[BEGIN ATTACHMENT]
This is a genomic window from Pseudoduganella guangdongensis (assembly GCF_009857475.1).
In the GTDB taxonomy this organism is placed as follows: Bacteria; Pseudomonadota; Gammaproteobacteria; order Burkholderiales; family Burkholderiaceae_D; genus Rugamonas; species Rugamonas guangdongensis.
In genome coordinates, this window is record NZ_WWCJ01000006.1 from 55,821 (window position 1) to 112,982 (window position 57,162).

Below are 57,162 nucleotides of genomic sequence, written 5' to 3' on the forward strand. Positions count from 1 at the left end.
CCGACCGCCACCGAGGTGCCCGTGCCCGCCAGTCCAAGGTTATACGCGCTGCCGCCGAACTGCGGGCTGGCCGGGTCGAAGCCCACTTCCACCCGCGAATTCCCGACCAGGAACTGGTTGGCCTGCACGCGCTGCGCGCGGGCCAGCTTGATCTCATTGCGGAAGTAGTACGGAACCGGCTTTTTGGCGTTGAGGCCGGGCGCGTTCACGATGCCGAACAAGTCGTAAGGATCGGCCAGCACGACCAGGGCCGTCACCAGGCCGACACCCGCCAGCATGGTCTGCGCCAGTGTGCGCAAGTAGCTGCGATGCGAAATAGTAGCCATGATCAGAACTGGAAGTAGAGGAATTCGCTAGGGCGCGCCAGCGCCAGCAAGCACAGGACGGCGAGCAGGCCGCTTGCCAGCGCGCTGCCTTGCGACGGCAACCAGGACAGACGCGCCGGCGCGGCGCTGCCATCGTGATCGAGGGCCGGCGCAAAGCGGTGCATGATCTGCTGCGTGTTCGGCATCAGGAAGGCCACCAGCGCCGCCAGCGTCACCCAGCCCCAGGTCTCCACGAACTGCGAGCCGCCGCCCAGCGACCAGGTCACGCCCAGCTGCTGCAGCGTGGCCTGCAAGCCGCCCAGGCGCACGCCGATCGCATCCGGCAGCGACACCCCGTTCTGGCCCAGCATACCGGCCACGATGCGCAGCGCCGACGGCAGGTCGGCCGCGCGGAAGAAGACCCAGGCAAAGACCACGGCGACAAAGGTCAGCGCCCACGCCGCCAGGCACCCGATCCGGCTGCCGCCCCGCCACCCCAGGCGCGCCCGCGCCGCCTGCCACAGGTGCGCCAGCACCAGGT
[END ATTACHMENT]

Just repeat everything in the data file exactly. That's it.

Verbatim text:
This is a genomic window from Pseudoduganella guangdongensis (assembly GCF_009857475.1).
In the GTDB taxonomy this organism is placed as follows: Bacteria; Pseudomonadota; Gammaproteobacteria; order Burkholderiales; family Burkholderiaceae_D; genus Rugamonas; species Rugamonas guangdongensis.
In genome coordinates, this window is record NZ_WWCJ01000006.1 from 55,821 (window position 1) to 112,982 (window position 57,162).

Below are 57,162 nucleotides of genomic sequence, written 5' to 3' on the forward strand. Positions count from 1 at the left end.
CCGACCGCCACCGAGGTGCCCGTGCCCGCCAGTCCAAGGTTATACGCGCTGCCGCCGAACTGCGGGCTGGCCGGGTCGAAGCCCACTTCCACCCGCGAATTCCCGACCAGGAACTGGTTGGCCTGCACGCGCTGCGCGCGGGCCAGCTTGATCTCATTGCGGAAGTAGTACGGAACCGGCTTTTTGGCGTTGAGGCCGGGCGCGTTCACGATGCCGAACAAGTCGTAAGGATCGGCCAGCACGACCAGGGCCGTCACCAGGCCGACACCCGCCAGCATGGTCTGCGCCAGTGTGCGCAAGTAGCTGCGATGCGAAATAGTAGCCATGATCAGAACTGGAAGTAGAGGAATTCGCTAGGGCGCGCCAGCGCCAGCAAGCACAGGACGGCGAGCAGGCCGCTTGCCAGCGCGCTGCCTTGCGACGGCAACCAGGACAGACGCGCCGGCGCGGCGCTGCCATCGTGATCGAGGGCCGGCGCAAAGCGGTGCATGATCTGCTGCGTGTTCGGCATCAGGAAGGCCACCAGCGCCGCCAGCGTCACCCAGCCCCAGGTCTCCACGAACTGCGAGCCGCCGCCCAGCGACCAGGTCACGCCCAGCTGCTGCAGCGTGGCCTGCAAGCCGCCCAGGCGCACGCCGATCGCATCCGGCAGCGACACCCCGTTCTGGCCCAGCATACCGGCCACGATGCGCAGCGCCGACGGCAGGTCGGCCGCGCGGAAGAAGACCCAGGCAAAGACCACGGCGACAAAGGTCAGCGCCCACGCCGCCAGGCACCCGATCCGGCTGCCGCCCCGCCACCCCAGGCGCGCCCGCGCCGCCTGCCACAGGTGCGCCAGCACCAGGT